Chronic Myofascial Pain
There are about 200 types of connective tissue disease, many of them being auto-immune diseases. One in particular often comes along with fibro, and most people don’t even realize it’s a separate condition. “Chronic myofascial pain” (CMP) is easier to diagnose than fibromyalgia, because the medical professional can readily see and feel the damage.
The myofascia is the membrane that surrounds muscle fibers, every group of muscle fibers, and every muscle. The membranes come together to form tendons and ligaments. (You have seen this membrane yourself, if you have ever prepared to cook chicken and tried to remove the skin. The membrane adheres to the muscle underneath the skin.)
In chronic myofascial pain these membranes harden and tighten. Small tears, or micro-lesions, form in the membranes. These tears scar over. The muscle won’t slide against the hardened, tightened, and injured membranes. The muscles are pulled into very strange and painful lumps that can be easily felt under the skin. Imaging scans of the muscles will show muscles that look “frayed.”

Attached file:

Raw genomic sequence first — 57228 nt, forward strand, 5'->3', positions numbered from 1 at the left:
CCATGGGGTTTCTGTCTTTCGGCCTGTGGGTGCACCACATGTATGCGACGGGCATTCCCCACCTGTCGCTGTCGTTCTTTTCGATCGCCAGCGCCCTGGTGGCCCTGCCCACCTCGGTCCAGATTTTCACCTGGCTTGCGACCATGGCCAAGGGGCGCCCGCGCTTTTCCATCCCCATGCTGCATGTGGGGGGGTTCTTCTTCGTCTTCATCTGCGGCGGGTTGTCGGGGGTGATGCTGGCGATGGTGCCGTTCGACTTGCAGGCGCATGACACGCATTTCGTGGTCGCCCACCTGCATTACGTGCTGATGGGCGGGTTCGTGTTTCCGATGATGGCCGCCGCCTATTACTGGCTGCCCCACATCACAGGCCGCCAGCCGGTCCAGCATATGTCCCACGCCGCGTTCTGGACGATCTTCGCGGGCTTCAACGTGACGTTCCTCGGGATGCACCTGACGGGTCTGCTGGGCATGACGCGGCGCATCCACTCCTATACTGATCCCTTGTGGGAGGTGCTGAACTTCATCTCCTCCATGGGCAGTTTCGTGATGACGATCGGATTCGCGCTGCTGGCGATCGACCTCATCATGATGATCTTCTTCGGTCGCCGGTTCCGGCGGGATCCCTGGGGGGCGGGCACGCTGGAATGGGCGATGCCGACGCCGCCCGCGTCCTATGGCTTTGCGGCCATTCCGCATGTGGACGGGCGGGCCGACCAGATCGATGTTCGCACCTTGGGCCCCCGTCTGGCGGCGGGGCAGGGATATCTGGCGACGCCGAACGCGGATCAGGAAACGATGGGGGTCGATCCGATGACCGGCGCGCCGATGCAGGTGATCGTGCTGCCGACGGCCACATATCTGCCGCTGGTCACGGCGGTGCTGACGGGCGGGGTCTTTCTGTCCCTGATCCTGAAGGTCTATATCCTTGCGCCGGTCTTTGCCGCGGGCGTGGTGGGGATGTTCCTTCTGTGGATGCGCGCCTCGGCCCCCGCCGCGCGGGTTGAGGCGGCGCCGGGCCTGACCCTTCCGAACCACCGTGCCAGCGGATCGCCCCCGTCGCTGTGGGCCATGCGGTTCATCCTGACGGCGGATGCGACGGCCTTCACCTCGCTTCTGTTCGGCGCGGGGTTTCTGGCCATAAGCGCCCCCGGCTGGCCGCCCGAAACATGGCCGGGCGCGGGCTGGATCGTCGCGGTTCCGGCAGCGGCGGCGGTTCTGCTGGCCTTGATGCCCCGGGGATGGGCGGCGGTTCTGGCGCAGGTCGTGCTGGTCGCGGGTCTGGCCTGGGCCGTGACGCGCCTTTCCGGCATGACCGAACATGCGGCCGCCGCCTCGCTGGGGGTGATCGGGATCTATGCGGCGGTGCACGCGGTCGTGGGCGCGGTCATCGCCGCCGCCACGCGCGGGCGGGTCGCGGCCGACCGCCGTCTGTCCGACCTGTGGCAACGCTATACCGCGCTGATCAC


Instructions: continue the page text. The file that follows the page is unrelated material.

While a person with fibromyalgia will benefit from mild aerobic exercise, the same exercise for a person with CMP may cause damage and feel terrible. Knees, hips, and shoulders give way, and Achilles tendons tighten painfully. When exercise is attempted, muscles might go immediately into a stage of tetanus, or tight, constant contraction, and then won’t relax.
Lumps, and sometimes geloid masses, accumulate and must be massaged out. Massage is extremely painful, and trigger points can stimulate pain elsewhere. CMP can occur by itself, but it is often found with fibromyalgia, adding to the suffering of the victim. The causes are the same. CMP can actually leave a sufferer with permanent damage, and that damage is probably worse for people who go into CMP in prime physical condition.
This is because they’ve done damage by lifting weights or exercising with tight, tearing membranes. Extra pull is exerted on tendons and ligaments, putting more stress on the joints. I was very involved in aerobics and weight training, when I fell ill with fibromyalgia and CMP. Since my muscles and membranes have relaxed, my joints are very loose, my shoulders essentially dislocated. Careful training with very light weights is helping to recondition damaged areas. Thyroid replacement therapy helps with the healing.